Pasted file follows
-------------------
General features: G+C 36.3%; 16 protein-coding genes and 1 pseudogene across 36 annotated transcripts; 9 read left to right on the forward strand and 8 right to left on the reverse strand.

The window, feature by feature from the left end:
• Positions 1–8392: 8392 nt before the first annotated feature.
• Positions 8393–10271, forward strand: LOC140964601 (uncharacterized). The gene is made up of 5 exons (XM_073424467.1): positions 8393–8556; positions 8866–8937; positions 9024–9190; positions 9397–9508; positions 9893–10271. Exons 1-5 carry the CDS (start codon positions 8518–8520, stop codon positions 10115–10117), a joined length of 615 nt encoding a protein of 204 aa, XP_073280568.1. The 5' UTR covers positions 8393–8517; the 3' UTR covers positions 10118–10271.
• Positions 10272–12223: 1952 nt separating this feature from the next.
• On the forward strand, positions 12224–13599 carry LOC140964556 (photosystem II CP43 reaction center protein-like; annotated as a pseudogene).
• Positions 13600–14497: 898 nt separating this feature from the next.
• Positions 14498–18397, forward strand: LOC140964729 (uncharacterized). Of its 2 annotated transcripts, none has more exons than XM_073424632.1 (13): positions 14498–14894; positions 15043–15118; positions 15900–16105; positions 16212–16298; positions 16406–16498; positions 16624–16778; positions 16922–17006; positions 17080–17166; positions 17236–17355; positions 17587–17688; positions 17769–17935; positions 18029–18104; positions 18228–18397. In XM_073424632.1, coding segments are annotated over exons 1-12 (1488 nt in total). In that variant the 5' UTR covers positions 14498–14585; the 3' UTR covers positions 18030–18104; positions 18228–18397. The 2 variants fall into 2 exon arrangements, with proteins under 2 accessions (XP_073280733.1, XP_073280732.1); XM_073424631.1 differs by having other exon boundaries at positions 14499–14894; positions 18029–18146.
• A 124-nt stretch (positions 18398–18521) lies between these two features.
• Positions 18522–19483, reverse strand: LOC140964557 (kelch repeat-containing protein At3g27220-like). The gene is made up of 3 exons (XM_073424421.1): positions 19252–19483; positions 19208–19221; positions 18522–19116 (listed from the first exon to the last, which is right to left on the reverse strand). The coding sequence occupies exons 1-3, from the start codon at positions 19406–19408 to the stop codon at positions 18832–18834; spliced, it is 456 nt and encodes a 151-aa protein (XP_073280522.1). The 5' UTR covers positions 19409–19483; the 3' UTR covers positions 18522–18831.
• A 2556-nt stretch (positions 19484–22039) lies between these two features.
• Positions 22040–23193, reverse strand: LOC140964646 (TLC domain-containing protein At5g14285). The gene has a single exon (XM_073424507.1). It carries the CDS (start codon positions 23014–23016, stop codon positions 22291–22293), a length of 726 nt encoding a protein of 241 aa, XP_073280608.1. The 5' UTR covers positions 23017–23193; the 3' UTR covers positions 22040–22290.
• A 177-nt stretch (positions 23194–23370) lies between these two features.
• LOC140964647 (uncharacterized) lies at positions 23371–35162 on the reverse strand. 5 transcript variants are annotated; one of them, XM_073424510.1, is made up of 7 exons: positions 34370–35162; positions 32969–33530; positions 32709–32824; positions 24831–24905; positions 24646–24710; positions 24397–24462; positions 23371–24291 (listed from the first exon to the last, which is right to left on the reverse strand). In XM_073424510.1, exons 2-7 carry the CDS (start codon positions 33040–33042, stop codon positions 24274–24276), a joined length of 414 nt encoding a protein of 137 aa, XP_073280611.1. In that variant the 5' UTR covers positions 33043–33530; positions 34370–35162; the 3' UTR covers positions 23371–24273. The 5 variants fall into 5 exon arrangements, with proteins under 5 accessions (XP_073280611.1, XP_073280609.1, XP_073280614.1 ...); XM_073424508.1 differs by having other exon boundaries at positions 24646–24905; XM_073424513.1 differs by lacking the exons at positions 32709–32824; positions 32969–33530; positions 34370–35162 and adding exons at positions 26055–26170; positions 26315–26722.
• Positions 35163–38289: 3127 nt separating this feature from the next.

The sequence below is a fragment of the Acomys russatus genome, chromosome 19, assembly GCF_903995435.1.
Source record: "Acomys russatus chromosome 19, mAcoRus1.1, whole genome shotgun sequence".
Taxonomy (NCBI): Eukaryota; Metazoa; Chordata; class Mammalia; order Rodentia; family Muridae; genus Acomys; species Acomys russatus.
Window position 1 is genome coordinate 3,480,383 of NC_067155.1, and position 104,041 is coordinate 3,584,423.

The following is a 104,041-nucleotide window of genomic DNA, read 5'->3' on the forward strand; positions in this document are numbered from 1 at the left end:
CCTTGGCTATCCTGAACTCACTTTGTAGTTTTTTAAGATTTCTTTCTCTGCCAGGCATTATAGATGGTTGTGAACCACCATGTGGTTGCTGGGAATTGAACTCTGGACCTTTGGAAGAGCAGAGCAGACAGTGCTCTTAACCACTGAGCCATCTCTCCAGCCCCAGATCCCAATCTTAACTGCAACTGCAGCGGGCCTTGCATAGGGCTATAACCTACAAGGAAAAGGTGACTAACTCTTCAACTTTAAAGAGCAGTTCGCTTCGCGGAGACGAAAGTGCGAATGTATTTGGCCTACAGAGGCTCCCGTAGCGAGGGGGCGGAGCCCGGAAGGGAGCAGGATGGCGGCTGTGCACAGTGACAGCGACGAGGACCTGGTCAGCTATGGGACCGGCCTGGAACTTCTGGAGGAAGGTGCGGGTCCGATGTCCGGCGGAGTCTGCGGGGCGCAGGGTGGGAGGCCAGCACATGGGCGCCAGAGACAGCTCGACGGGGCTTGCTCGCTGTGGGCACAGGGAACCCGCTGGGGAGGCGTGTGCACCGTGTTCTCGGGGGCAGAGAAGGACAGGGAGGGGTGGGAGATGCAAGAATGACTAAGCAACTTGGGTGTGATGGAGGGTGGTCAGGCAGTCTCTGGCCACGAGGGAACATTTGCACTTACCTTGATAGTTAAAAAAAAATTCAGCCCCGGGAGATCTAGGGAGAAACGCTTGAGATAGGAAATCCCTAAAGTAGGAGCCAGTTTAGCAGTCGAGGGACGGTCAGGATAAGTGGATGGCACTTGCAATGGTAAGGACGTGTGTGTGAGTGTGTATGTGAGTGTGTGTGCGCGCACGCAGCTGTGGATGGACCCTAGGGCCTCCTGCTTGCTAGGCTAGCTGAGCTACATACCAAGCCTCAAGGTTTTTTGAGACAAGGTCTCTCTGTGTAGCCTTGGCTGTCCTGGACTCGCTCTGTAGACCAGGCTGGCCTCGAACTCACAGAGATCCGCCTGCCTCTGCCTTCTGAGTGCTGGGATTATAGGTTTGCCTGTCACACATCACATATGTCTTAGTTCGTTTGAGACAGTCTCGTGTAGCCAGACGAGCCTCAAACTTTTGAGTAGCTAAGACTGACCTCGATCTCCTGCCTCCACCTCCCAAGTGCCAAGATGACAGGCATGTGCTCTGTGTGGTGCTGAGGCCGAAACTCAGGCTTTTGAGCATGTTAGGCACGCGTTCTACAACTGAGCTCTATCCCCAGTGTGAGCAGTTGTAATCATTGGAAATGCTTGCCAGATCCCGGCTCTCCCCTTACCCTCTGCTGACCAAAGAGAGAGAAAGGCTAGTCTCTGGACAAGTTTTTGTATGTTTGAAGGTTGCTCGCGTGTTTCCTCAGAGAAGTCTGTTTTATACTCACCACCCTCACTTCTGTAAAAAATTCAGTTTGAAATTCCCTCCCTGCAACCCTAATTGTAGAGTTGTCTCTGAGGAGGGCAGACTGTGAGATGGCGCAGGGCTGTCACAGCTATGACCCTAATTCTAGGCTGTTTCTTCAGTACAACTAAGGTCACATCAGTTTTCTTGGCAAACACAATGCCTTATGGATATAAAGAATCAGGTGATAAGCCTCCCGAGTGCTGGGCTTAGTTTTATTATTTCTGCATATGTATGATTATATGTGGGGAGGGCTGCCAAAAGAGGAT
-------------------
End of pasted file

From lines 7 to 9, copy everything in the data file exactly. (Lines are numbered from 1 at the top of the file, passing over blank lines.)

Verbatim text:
• Positions 13600–14497: 898 nt separating this feature from the next.
• Positions 14498–18397, forward strand: LOC140964729 (uncharacterized). Of its 2 annotated transcripts, none has more exons than XM_073424632.1 (13): positions 14498–14894; positions 15043–15118; positions 15900–16105; positions 16212–16298; positions 16406–16498; positions 16624–16778; positions 16922–17006; positions 17080–17166; positions 17236–17355; positions 17587–17688; positions 17769–17935; positions 18029–18104; positions 18228–18397. In XM_073424632.1, coding segments are annotated over exons 1-12 (1488 nt in total). In that variant the 5' UTR covers positions 14498–14585; the 3' UTR covers positions 18030–18104; positions 18228–18397. The 2 variants fall into 2 exon arrangements, with proteins under 2 accessions (XP_073280733.1, XP_073280732.1); XM_073424631.1 differs by having other exon boundaries at positions 14499–14894; positions 18029–18146.
• A 124-nt stretch (positions 18398–18521) lies between these two features.